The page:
Finally, I got around to my first Associate-level Microsoft certification. I’d originally planned to sit the AZ-204 exam for the Azure Developer Associate certification in November, as a follow-on to sitting AZ-104 in September. I’d fit AZ-102 somewhere after those, as I just wanted to do that one for fun. In the end, that all turned out to be too ambitious; with work being as busy as it turned out to be, and me quickly realising I’d bitten off more than I could chew, I kicked both exams further down the road. Both were pushed into February, while I figured out how I wanted to approach things. I decided I would give myself space to pass one Associate exam before committing to any more. For whatever reason, on the day I made the decision I was more confident about the Azure Developer material (funny that, given I’m a Lead Developer!), rather than the Administrator course, so I went with that. But I still needed a deadline, preferably not too far in the future, so March 31st was picked!

The last week of February, and all of March was given over to study in the evenings and some weekends. I used the official Microsoft Learn materials – both the new set linked from the certification page, and the older, more in-depth material which was previously tagged. When I started out I would do a practice test once a week to see how I was doing, and for a while it felt like I was doing pretty badly! Test scores were regularly around 65% until it started to sink in around weeks 3-4 and scores started to creep up slowly. At that point I started doing tests every day on MeasureUp – which has a nice feature where you can set the practice test to have just questions you haven’t seen in your previous N practices – and every other day on Whizlabs.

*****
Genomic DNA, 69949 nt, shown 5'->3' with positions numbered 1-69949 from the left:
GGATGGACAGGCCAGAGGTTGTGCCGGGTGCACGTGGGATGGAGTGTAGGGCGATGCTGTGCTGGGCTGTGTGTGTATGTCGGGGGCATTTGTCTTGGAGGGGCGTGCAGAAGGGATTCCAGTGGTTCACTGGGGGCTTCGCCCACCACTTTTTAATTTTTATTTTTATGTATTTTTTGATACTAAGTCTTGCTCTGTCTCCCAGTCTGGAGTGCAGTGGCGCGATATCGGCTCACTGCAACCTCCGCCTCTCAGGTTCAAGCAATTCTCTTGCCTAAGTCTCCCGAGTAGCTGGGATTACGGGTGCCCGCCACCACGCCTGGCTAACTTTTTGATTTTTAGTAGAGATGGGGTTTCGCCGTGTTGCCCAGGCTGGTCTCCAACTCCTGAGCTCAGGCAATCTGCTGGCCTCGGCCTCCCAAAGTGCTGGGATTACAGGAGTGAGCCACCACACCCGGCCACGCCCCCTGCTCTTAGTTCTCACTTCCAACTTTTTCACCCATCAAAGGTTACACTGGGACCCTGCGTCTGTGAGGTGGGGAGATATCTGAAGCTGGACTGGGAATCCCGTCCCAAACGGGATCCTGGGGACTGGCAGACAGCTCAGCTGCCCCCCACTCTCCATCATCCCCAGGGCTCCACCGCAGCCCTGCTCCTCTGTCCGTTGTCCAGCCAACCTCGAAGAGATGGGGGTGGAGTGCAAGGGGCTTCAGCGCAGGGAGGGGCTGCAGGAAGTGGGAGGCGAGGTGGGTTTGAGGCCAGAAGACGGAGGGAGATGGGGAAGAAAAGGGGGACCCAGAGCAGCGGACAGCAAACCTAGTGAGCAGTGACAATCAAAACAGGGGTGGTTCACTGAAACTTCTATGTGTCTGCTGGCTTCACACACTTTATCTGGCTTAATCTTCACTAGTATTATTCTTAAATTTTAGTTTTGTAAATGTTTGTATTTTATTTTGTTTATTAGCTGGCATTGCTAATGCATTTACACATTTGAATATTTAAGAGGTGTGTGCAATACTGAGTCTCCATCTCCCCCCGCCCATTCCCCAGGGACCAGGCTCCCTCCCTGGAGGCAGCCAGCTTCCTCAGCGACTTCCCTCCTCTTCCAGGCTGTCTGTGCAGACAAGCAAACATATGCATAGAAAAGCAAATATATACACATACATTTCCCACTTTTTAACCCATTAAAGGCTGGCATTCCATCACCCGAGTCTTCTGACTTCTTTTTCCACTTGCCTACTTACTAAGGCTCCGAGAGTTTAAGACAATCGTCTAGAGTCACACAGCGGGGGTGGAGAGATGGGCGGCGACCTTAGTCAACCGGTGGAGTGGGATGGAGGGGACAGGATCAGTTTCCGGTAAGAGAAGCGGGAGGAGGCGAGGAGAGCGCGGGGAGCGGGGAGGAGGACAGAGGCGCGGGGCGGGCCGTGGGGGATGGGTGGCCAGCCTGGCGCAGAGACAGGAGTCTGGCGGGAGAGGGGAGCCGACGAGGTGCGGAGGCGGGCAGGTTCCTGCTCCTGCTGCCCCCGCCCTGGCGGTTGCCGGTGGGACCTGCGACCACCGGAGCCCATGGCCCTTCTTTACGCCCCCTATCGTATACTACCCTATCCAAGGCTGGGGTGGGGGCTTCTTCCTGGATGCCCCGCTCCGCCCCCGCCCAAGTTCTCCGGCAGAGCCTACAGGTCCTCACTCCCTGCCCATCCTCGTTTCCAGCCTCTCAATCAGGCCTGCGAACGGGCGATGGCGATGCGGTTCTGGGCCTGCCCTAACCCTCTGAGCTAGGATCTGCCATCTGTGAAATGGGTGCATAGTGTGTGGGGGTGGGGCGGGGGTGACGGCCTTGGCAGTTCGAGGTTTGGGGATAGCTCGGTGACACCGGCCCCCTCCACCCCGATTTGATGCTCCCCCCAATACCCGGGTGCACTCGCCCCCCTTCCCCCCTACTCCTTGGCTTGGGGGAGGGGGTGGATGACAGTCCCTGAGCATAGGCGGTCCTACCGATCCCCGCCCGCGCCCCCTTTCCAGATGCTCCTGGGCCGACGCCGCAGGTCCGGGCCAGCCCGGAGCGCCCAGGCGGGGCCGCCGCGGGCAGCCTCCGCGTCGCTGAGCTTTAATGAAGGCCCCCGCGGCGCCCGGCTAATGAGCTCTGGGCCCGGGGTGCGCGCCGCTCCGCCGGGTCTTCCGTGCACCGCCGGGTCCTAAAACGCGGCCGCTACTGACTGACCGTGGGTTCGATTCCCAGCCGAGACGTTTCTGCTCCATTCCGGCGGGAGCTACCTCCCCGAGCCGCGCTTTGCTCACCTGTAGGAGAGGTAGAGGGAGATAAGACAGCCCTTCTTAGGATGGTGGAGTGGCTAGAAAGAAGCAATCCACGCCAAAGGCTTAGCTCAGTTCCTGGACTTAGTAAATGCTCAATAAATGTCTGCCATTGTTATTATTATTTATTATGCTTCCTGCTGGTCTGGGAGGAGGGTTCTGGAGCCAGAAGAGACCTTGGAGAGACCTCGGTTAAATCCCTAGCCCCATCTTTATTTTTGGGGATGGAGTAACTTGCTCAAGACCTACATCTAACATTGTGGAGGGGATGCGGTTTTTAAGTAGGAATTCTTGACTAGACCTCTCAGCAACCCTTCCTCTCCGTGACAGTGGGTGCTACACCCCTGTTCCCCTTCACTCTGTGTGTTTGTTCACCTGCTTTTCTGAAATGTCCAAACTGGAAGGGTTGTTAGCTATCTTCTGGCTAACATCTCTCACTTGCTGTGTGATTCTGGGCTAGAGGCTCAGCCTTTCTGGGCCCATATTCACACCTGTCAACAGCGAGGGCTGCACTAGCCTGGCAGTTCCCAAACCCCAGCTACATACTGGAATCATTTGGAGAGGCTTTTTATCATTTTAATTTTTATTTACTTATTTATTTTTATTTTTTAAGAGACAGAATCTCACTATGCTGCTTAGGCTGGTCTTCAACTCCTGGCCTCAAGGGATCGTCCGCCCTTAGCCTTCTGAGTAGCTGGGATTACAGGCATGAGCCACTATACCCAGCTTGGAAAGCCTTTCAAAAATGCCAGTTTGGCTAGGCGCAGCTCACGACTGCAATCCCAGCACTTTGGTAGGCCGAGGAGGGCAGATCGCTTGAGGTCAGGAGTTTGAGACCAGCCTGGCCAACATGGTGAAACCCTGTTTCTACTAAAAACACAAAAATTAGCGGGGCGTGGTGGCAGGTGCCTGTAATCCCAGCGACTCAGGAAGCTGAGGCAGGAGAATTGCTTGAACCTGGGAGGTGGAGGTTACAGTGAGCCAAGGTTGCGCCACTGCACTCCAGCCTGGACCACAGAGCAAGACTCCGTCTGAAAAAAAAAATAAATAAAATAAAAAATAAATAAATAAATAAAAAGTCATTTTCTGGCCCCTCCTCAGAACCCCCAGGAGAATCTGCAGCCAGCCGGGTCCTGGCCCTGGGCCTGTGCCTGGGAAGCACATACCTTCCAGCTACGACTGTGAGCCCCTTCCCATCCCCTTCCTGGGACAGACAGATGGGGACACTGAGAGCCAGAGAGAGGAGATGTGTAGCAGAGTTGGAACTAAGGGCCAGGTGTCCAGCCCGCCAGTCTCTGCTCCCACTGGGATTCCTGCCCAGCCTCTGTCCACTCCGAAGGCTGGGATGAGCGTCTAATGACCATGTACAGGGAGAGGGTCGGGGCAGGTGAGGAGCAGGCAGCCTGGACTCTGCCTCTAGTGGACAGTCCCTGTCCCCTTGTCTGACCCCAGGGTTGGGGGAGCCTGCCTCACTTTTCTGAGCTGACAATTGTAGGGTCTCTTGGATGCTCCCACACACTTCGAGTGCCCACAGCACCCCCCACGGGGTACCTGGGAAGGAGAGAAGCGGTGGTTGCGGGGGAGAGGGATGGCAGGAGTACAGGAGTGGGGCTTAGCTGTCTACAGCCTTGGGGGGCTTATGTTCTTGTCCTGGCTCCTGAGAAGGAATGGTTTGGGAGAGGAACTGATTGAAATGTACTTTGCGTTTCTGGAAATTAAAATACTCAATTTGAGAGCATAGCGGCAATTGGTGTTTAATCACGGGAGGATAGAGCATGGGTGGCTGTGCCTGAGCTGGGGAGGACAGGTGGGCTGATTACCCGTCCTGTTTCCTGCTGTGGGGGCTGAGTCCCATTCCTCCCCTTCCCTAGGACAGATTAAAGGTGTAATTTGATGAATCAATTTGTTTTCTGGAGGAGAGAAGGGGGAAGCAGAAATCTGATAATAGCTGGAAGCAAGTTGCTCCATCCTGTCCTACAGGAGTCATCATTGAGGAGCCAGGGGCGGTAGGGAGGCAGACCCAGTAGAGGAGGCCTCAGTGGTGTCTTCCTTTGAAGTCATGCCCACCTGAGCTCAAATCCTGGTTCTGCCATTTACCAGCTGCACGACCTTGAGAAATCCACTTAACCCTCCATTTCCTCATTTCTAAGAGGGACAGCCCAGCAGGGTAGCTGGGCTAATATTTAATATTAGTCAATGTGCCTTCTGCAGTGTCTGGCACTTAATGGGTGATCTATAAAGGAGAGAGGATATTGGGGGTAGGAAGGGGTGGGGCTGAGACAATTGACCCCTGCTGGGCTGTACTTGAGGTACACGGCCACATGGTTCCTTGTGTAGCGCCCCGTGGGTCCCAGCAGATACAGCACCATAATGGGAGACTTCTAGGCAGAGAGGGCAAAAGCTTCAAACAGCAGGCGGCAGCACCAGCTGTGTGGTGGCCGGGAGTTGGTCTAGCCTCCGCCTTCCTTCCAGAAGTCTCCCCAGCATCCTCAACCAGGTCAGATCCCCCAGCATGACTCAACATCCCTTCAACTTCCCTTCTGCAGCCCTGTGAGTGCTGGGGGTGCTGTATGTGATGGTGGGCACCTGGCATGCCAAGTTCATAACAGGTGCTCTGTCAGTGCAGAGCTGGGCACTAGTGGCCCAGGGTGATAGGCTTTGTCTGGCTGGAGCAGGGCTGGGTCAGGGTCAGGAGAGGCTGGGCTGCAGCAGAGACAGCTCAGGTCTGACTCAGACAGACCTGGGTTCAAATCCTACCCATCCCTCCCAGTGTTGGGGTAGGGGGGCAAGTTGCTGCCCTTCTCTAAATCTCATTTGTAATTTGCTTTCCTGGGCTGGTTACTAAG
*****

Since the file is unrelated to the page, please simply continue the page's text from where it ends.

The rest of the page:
As the exam approached I was feeling really confident: I was starting to regularly score 95%, with an average score of ~85%, and practice tests under exam conditions were taking less than 30 minutes. While I didn’t think the exam would be easy, I was thinking I was in a good place.

The exam itself was… ouch. Much of it seemed at the time like it was something the learning material had only skimmed over, and I didn’t have nearly as many “I recognise that question!” moments as I did in the Fundamentals exams. It was easily the hardest Microsoft exam I’d taken, possibly one of the hardest exams I’ve ever taken. Question after question felt unfamiliar and not something I’d covered in study or practice. In my defence, a lot of the question wording left something to be desired. This is a constant complaint of mine with MS exams – the questions often feel like they are incomplete sentences, badly translated, or both. I remember one question asked me to pick a solution with barely any context to go on – I spent a good 5 minutes rereading the entire page and checking I hadn’t missed a link to an exhibit or case study that would allow me to intuit an answer! Looking back, I can see things a bit clearer-eyed and relate the questions I remember to the material, but at the time I had such a sinking feeling I would fail the exam.